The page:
• The Haas Brothers (Charlie and Russ) appeared as extras during the Edge & Christian and Acolytes skit on Smackdown along with wrestlers Patty O'Brien and Billy Reil, all of whom wrestle for Jersey All Pro Wrestling (the Haas brothers end up getting signed eventually but sadly Russ dies while they're still in OVW. Charlie went on to have a pretty decent career).
  • Regarding rumors that Eddie Guerrero, Saturn, and Dean Malenko are regretting their decision to jump to WWF, Dave says there's no truth to it. Eddie and Saturn are both working through nagging injuries right now which has taken a told mentally and physically, and Malenko is said to not be thrilled with his current storyline of wrestling against women, but all that said, all 3 men are said to be very happy where they are and glad to not be in WCW anymore.
  • There's been some talk of doing a Benoit vs. Triple H match at Wrestlemania next year, with Triple H expected to be a babyface by then. Rock vs. Austin would still likely headline the show. Of course, things change hourly in this business now and Wrestlemania is still many months away so don't hold your breath.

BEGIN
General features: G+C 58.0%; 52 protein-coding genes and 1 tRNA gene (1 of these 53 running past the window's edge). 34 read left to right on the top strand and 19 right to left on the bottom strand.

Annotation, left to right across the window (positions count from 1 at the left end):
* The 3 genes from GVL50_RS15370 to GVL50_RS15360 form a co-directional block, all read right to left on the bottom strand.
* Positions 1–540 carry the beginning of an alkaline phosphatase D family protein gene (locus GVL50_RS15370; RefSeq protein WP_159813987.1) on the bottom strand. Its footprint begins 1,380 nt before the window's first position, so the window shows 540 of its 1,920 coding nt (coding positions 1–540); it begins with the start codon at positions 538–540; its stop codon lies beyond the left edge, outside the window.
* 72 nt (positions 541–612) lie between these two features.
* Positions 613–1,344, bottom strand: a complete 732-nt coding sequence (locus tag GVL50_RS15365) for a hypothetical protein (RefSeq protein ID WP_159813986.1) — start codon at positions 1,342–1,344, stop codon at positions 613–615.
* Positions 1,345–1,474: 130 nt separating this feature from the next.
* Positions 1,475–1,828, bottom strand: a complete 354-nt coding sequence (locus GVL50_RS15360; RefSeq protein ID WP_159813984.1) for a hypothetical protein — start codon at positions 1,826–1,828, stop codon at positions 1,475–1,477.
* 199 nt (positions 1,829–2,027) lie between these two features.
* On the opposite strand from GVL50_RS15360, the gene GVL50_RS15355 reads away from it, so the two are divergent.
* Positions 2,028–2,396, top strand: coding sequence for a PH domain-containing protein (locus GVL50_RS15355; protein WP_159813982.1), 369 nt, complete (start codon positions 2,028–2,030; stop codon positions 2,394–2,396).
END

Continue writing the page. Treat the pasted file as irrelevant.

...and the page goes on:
• In its annual SEC report, the WWF revealed that the World Wildlife Fund has filed a copyright infringement lawsuit against them relating to a contract both sides signed back in 1994 regarding the WWF initials. The suit claims that the WWF violated the contract by using the WWF logo in places it had agreed not to use it, such as internet domain names like wwf.com and wwfshopzone.com as well as using the term "WWF" in foreign broadcasts. WWF argues that the current WWF scratch logo was created after the 1994 agreement and thus not covered under the deal they signed. In the SEC report, WWF noted that if the court rules against them, it could "have a material adverse effect" on company operations. Yeah, just a tad. I'm sure this doesn't turn into a big deal or anything......
  • At a recent house show in Pensacola, Mick Foley came out beforehand and talked about the last time he was in that city, he worked for a different company (meaning WCW) which got the crowd to boo. Foley then said they weren't booing loud enough so of course, they booed even louder. Then he pulled a great rib on Al Snow, saying that when Snow comes out to wrestle his match later that night, the fans should chant for Foley. Needless to say, that's exactly what happened and Al Snow wrestled a match while the entire crowd chanted "Foley! Foley!"